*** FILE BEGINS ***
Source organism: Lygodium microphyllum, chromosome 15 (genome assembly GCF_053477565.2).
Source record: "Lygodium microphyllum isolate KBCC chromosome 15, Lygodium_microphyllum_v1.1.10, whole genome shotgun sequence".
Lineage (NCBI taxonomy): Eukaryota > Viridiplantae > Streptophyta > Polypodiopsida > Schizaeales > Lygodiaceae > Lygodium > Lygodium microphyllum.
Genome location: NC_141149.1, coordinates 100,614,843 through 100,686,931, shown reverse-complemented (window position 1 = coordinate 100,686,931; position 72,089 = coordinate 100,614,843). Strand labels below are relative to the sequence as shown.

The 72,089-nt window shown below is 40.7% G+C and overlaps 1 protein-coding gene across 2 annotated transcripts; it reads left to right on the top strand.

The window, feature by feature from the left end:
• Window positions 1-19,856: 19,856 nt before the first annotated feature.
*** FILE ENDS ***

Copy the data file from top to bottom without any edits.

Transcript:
Source organism: Lygodium microphyllum, chromosome 15 (genome assembly GCF_053477565.2).
Source record: "Lygodium microphyllum isolate KBCC chromosome 15, Lygodium_microphyllum_v1.1.10, whole genome shotgun sequence".
Lineage (NCBI taxonomy): Eukaryota > Viridiplantae > Streptophyta > Polypodiopsida > Schizaeales > Lygodiaceae > Lygodium > Lygodium microphyllum.
Genome location: NC_141149.1, coordinates 100,614,843 through 100,686,931, shown reverse-complemented (window position 1 = coordinate 100,686,931; position 72,089 = coordinate 100,614,843). Strand labels below are relative to the sequence as shown.

The 72,089-nt window shown below is 40.7% G+C and overlaps 1 protein-coding gene across 2 annotated transcripts; it reads left to right on the top strand.

The window, feature by feature from the left end:
• Window positions 1-19,856: 19,856 nt before the first annotated feature.